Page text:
Drug dealers pushing 'brand loyalty'

Deadly marketing thrives on streets

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In the illegal drug trade, as in many enterprises, marketing is key.

The words and images stamped on packets of heroin -- from the phrase "Get High or Die Trying" to pictures of cartoon character Scooby-Doo or the Playboy bunny -- serve the same purpose as a corporate logo or a familiar jingle in a TV commercial.

"It's a marketing ploy," said Capt. David Young, director of the state police Drug Law Enforcement Division. "It identifies the product and establishes product loyalty."

Stamp bags are the most common form of packaging used for individual doses of heroin. New users can get a high from one bag, but experienced users often need multiple bags to get their fix.

The glassine bags derive their name not only from the images and words stamped on them, but from their intended purpose: protecting postage stamps gathered by collectors.

The bags can be bought in any hobby store, and dealers can either purchase the rubber stamps or make them themselves, said Pittsburgh police narcotics Cmdr. Maurita Bryant.

When an image or phrase is used to brand a particular set of stamp bags, that batch of heroin is known on the streets by its stamp.

"The heroin trade goes by word of mouth," Cmdr. Bryant said. "Say there's a user who has a stamp bag with a smiley face on it. The user will start talking about how good the stuff was, and it's almost like free advertising."

When a new batch of especially potent heroin appears on the street -- such as the fentanyl-laced heroin in bags labeled "Get High or Die Trying" that has caused a spate of overdoses and at least six deaths locally -- it's not long before demand skyrockets.

Dealers are "competing for the best product," said Dr. Neil Capretto, medical director of Gateway Rehabilitation Center. "The word on the street is that this is the strongest stuff, so demand is high. I think the dealers, especially the high-level ones, know exactly what they're doing."

The forces of the drug market are even felt inside Gateway, where Dr. Capretto had to persuade a recovering addict to stay at the center after the man received a call from a friend informing him that their dealer was selling the bags stamped "Get High or Die Trying."

"He wanted to leave. We actually had to talk him into staying," Dr. Capretto said. "His first reaction was, 'I want that. I want to try the new stuff.' Fortunately, he was here, but if he was out on the streets, he would have been drawn to it."

Dealers selling a popular brand of stamp bags have to stay a step ahead of copycats, Capt. Young said.

"The problem is there's no copyright laws, so as soon as you put a good product on the street, people will copy your stamp," he said. "A good dealer will let his customers know and say, 'Hey, next week we're coming out with a different stamp on our bag. We only sell from this corner or this house, so only buy from me.' "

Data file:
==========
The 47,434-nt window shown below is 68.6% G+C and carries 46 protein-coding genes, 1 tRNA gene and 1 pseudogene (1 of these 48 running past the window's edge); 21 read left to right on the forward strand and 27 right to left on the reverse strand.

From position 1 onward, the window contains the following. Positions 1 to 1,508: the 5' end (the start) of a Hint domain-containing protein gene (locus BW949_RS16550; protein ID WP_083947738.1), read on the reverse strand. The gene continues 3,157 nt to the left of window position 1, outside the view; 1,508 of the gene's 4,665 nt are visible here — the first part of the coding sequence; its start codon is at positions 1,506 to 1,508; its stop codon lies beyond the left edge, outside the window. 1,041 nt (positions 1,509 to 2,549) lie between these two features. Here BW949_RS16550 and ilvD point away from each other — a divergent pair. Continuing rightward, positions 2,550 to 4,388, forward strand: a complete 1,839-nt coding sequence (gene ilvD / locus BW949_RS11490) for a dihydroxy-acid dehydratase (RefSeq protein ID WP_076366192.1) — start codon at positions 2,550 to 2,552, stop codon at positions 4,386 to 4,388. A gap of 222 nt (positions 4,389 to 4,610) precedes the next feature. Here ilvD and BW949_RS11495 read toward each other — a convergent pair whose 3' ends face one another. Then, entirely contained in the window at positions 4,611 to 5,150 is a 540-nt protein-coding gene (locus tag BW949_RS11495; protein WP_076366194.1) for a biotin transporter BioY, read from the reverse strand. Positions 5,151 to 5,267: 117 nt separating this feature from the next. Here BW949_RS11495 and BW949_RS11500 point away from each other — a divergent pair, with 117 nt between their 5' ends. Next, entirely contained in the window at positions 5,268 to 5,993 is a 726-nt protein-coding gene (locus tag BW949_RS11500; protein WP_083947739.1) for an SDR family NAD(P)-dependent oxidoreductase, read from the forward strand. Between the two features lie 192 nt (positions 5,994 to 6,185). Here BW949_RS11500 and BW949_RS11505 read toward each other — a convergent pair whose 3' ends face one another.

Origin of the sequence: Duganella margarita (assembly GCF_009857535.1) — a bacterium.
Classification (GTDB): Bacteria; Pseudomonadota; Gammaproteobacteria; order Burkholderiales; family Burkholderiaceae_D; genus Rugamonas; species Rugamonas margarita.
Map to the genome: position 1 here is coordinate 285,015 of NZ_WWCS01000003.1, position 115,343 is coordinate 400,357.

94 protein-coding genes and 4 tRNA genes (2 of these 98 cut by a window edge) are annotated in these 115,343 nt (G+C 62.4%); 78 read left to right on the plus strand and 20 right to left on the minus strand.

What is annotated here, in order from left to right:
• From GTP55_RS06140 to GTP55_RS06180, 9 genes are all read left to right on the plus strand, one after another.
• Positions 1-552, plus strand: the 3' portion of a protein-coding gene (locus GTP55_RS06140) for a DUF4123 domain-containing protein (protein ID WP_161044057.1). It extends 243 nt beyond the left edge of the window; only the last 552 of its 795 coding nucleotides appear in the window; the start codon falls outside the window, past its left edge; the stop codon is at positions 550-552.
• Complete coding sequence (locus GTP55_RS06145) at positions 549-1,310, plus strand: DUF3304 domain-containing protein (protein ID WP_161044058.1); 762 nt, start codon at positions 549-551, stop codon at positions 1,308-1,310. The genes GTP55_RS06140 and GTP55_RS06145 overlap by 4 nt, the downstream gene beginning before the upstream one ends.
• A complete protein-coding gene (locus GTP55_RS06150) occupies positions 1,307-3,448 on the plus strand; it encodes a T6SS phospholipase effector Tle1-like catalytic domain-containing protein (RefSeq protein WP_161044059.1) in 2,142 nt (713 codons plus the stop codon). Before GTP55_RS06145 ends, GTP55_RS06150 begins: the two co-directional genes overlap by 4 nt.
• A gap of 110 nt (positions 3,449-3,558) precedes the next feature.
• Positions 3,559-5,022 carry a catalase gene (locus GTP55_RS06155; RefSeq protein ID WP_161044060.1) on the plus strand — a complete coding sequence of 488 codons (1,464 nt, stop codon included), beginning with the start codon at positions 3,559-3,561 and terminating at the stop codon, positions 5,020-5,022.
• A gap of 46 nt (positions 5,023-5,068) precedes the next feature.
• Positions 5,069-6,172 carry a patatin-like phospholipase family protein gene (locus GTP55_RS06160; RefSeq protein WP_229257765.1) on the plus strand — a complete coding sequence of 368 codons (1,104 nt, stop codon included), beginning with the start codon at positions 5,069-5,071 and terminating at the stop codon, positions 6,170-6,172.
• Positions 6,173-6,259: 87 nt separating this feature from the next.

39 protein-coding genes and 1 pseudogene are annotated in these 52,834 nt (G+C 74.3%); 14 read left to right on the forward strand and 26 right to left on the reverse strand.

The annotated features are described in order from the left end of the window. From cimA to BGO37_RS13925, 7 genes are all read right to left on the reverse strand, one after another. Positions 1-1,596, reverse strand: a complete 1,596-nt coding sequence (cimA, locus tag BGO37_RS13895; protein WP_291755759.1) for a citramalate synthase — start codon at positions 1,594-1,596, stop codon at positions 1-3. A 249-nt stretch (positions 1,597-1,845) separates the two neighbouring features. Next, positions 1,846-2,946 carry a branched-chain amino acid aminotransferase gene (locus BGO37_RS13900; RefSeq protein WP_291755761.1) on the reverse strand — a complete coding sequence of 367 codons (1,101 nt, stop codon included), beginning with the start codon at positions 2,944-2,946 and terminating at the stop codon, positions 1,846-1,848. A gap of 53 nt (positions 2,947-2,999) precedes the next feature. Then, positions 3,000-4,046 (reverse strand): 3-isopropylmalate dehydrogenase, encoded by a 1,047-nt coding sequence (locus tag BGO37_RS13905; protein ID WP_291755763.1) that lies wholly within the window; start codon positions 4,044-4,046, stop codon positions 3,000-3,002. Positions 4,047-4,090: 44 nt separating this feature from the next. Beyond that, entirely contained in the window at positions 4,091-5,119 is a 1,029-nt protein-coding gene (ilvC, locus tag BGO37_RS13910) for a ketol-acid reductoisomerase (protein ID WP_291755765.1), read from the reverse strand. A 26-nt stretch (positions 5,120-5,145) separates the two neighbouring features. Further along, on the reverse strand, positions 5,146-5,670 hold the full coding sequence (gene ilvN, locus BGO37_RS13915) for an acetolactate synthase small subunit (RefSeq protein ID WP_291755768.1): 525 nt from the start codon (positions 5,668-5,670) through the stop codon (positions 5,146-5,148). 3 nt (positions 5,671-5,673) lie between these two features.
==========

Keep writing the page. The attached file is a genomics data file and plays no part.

Because stamps are often copied and are modified from city to city, it's practically impossible to trace a drug's supply line from the stamps on its bags, Capt. Young said.

For instance, similar fentanyl-laced heroin causing overdoses in Philadelphia was stamped as "fefe," "flatline" and "exorcist," among other brand names.

Making it even harder to track the path of drugs like Pittsburgh's tainted heroin is the well-hidden route such drugs typically take from supplier to dealer to user, Cmdr. Bryant said.

A regional supplier will take a shipment of heroin from another city and pass it along to one or two trusted people, she said. Those people will each divide the supply among about 15 dealers, who then divide it even further and distribute it to drug runners who sell it on the streets.

The shipment is diluted along the way, increasing its yield but also leaving both dealers and users unsure of its potency, Cmdr. Bryant said.

"The big guy's never out there doing the hand-to-hand [distributing]," she said. "It's very difficult to get to the suppliers. They have people working for them, just like a business enterprise. It's difficult to get close to them unless you have inside information to know when a shipment is coming in or where an exchange is going to take place."

Stamp bags generally sell for about $10, although the price can fluctuate, Cmdr. Bryant said. Suburban dealers who buy a bundle of 10 stamp bags or a brick of 50 in the city turn a profit by selling bags for $12 each back in the suburbs, she said.

The relatively low price for a stamp bag and the use of cartoon characters and other familiar images on the bags can make heroin alluring to young people, said Mike Manko, a spokesman for Allegheny County District Attorney Stephen A. Zappala Jr.

This stamp bag of "Come Up" heroin was being sold on Pittsburgh's streets.
Click photo for larger image.
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Ryan Haggerty can be reached at rhaggerty@post-gazette.com or 412-263-1563.


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